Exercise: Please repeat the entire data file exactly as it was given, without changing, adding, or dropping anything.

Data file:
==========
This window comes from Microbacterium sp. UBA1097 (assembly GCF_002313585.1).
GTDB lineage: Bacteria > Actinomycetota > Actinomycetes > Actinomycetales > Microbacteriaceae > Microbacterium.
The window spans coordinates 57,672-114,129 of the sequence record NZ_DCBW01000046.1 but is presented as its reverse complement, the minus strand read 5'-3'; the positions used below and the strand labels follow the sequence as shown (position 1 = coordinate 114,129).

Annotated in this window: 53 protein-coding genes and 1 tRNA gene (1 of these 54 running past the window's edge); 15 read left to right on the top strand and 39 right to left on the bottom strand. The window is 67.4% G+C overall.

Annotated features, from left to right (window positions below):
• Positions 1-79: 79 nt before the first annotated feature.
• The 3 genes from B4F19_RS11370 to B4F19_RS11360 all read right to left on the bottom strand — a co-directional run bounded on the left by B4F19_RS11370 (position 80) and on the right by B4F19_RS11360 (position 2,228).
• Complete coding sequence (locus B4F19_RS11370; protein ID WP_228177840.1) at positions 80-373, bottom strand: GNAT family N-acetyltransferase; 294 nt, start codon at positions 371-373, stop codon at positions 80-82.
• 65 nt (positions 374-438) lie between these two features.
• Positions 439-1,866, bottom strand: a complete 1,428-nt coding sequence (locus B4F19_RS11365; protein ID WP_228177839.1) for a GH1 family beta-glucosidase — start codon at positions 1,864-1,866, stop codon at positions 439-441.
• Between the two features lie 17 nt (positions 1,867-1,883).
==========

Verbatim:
This window comes from Microbacterium sp. UBA1097 (assembly GCF_002313585.1).
GTDB lineage: Bacteria > Actinomycetota > Actinomycetes > Actinomycetales > Microbacteriaceae > Microbacterium.
The window spans coordinates 57,672-114,129 of the sequence record NZ_DCBW01000046.1 but is presented as its reverse complement, the minus strand read 5'-3'; the positions used below and the strand labels follow the sequence as shown (position 1 = coordinate 114,129).

Annotated in this window: 53 protein-coding genes and 1 tRNA gene (1 of these 54 running past the window's edge); 15 read left to right on the top strand and 39 right to left on the bottom strand. The window is 67.4% G+C overall.

Annotated features, from left to right (window positions below):
• Positions 1-79: 79 nt before the first annotated feature.
• The 3 genes from B4F19_RS11370 to B4F19_RS11360 all read right to left on the bottom strand — a co-directional run bounded on the left by B4F19_RS11370 (position 80) and on the right by B4F19_RS11360 (position 2,228).
• Complete coding sequence (locus B4F19_RS11370; protein ID WP_228177840.1) at positions 80-373, bottom strand: GNAT family N-acetyltransferase; 294 nt, start codon at positions 371-373, stop codon at positions 80-82.
• 65 nt (positions 374-438) lie between these two features.
• Positions 439-1,866, bottom strand: a complete 1,428-nt coding sequence (locus B4F19_RS11365; protein ID WP_228177839.1) for a GH1 family beta-glucosidase — start codon at positions 1,864-1,866, stop codon at positions 439-441.
• Between the two features lie 17 nt (positions 1,867-1,883).